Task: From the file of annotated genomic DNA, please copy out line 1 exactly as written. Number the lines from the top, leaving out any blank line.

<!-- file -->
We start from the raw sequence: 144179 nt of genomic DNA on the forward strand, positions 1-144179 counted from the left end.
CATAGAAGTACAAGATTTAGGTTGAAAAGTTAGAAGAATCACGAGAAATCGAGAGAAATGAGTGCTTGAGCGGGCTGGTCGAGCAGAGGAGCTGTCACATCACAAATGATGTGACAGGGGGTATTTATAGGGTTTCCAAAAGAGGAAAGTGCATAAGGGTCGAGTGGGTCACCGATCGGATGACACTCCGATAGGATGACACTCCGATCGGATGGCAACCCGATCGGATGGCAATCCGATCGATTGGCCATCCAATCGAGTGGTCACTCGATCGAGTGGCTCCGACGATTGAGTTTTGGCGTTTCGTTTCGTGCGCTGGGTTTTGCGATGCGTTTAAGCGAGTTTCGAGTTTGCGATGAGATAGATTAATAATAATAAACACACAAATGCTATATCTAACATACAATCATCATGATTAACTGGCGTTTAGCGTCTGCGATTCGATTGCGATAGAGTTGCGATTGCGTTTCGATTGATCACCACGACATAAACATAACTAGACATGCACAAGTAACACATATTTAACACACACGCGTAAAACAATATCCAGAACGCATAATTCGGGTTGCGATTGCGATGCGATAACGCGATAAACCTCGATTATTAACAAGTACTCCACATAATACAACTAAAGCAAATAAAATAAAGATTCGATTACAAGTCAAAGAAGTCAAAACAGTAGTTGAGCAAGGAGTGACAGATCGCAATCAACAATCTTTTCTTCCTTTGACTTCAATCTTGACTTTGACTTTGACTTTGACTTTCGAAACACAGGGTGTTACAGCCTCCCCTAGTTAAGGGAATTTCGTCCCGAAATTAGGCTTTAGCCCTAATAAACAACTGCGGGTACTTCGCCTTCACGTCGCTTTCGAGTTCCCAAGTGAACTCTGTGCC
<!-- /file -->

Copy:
We start from the raw sequence: 144179 nt of genomic DNA on the forward strand, positions 1-144179 counted from the left end.